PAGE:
Aosta Valley (Valle d'Aosta) is Italy's smallest and least populous region, just one-eighth the size of neighbouring Piedmont. Located in the north west corner of Italy’s, bordering with France and Switzerland, is the Aosta Valley (Valle d’Aosta, in Italian),
Despite the region's small size and minimal fame, a wide range of both red and white wines are made here from a selection of both native and international grape varieties, the most important of which is Picotendro, the local variety of Nebbiolo, other native grapes are Cornalin, Fumin and Petit Rouge, amongst the introduced grapes there are Petite Arvine, Syrah, Gamay and Chardonnay. Aosta Valley, compared to the other 20 Italian regions, has the smallest wine production.
Most vineyards in the Aosta Valley occupy the steep, south-facing slopes above the Dora Baltea river, a tributary of the Po. The dramatic topography and diminutive size of the valley mean that the area available for viticulture is limited and much of the valley floor, with its mineral-rich, well-watered soils, is simply too fertile for quality viticulture. As a result, many of the best vineyards here are on the lower slopes, and climb steadily up the slopes to top altitudes of around 1300m above sea level.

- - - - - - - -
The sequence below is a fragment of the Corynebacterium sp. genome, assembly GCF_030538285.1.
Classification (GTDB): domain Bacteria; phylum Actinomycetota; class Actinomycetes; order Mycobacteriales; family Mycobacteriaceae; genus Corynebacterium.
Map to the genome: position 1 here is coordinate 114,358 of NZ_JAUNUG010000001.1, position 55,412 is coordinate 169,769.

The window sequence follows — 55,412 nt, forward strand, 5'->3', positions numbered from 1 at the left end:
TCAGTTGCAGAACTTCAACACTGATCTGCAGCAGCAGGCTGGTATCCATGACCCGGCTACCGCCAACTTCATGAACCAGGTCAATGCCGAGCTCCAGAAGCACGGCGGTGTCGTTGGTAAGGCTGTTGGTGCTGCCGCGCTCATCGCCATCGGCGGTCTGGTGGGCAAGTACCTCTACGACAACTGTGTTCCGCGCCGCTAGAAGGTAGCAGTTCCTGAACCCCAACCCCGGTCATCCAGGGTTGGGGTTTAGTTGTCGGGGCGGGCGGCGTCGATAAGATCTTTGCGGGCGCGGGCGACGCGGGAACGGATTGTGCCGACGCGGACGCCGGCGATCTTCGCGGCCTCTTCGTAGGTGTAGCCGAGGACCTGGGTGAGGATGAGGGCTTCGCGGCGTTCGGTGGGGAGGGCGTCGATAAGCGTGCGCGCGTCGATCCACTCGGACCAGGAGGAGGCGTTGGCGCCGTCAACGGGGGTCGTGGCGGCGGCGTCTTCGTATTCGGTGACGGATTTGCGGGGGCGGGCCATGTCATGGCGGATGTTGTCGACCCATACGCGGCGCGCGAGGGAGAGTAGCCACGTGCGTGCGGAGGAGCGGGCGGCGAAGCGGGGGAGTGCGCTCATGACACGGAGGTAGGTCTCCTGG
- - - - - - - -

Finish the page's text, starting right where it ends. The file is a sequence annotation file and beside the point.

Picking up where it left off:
Due to its topography, most of the vineyards in the Aosta Valley are cut into terraces for ease of accessibility during harvest.